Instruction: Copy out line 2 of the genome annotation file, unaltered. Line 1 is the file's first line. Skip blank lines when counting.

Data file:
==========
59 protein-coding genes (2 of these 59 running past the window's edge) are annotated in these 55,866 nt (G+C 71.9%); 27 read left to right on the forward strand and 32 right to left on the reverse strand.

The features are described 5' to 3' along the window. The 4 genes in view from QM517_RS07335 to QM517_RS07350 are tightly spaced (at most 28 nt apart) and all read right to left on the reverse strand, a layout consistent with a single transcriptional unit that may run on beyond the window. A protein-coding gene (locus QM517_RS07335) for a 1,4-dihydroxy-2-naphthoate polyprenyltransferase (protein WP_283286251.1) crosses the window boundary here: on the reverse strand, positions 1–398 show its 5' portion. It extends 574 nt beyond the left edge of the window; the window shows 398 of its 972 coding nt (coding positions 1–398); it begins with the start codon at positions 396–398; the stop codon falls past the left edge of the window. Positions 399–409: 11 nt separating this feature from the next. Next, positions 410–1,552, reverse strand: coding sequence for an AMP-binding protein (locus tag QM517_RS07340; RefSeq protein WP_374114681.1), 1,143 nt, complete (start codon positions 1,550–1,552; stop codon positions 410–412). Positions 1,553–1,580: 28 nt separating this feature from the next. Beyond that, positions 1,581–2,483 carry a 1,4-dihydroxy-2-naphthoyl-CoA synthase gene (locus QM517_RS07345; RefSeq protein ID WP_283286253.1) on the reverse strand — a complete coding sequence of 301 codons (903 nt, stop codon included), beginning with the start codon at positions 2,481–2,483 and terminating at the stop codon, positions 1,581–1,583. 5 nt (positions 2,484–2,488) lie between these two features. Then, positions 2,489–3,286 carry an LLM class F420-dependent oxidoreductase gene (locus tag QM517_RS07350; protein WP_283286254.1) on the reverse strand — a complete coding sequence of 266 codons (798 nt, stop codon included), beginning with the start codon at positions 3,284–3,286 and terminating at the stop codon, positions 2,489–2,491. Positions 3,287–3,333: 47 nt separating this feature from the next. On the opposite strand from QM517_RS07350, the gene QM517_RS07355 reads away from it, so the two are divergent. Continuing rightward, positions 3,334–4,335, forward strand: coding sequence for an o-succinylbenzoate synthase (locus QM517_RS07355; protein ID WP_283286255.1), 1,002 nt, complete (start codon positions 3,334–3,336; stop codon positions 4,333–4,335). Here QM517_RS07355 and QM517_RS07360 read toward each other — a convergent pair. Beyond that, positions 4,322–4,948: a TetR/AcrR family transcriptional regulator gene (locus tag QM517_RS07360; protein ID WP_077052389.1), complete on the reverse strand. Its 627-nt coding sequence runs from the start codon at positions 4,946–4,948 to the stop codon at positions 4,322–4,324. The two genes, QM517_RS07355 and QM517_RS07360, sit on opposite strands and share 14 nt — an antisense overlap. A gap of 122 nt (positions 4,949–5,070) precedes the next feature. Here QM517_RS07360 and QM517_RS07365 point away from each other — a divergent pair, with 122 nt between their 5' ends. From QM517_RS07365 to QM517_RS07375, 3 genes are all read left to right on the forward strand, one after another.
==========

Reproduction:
The features are described 5' to 3' along the window. The 4 genes in view from QM517_RS07335 to QM517_RS07350 are tightly spaced (at most 28 nt apart) and all read right to left on the reverse strand, a layout consistent with a single transcriptional unit that may run on beyond the window. A protein-coding gene (locus QM517_RS07335) for a 1,4-dihydroxy-2-naphthoate polyprenyltransferase (protein WP_283286251.1) crosses the window boundary here: on the reverse strand, positions 1–398 show its 5' portion. It extends 574 nt beyond the left edge of the window; the window shows 398 of its 972 coding nt (coding positions 1–398); it begins with the start codon at positions 396–398; the stop codon falls past the left edge of the window. Positions 399–409: 11 nt separating this feature from the next. Next, positions 410–1,552, reverse strand: coding sequence for an AMP-binding protein (locus tag QM517_RS07340; RefSeq protein WP_374114681.1), 1,143 nt, complete (start codon positions 1,550–1,552; stop codon positions 410–412). Positions 1,553–1,580: 28 nt separating this feature from the next. Beyond that, positions 1,581–2,483 carry a 1,4-dihydroxy-2-naphthoyl-CoA synthase gene (locus QM517_RS07345; RefSeq protein ID WP_283286253.1) on the reverse strand — a complete coding sequence of 301 codons (903 nt, stop codon included), beginning with the start codon at positions 2,481–2,483 and terminating at the stop codon, positions 1,581–1,583. 5 nt (positions 2,484–2,488) lie between these two features. Then, positions 2,489–3,286 carry an LLM class F420-dependent oxidoreductase gene (locus tag QM517_RS07350; protein WP_283286254.1) on the reverse strand — a complete coding sequence of 266 codons (798 nt, stop codon included), beginning with the start codon at positions 3,284–3,286 and terminating at the stop codon, positions 2,489–2,491. Positions 3,287–3,333: 47 nt separating this feature from the next. On the opposite strand from QM517_RS07350, the gene QM517_RS07355 reads away from it, so the two are divergent. Continuing rightward, positions 3,334–4,335, forward strand: coding sequence for an o-succinylbenzoate synthase (locus QM517_RS07355; protein ID WP_283286255.1), 1,002 nt, complete (start codon positions 3,334–3,336; stop codon positions 4,333–4,335). Here QM517_RS07355 and QM517_RS07360 read toward each other — a convergent pair. Beyond that, positions 4,322–4,948: a TetR/AcrR family transcriptional regulator gene (locus tag QM517_RS07360; protein ID WP_077052389.1), complete on the reverse strand. Its 627-nt coding sequence runs from the start codon at positions 4,946–4,948 to the stop codon at positions 4,322–4,324. The two genes, QM517_RS07355 and QM517_RS07360, sit on opposite strands and share 14 nt — an antisense overlap. A gap of 122 nt (positions 4,949–5,070) precedes the next feature. Here QM517_RS07360 and QM517_RS07365 point away from each other — a divergent pair, with 122 nt between their 5' ends. From QM517_RS07365 to QM517_RS07375, 3 genes are all read left to right on the forward strand, one after another.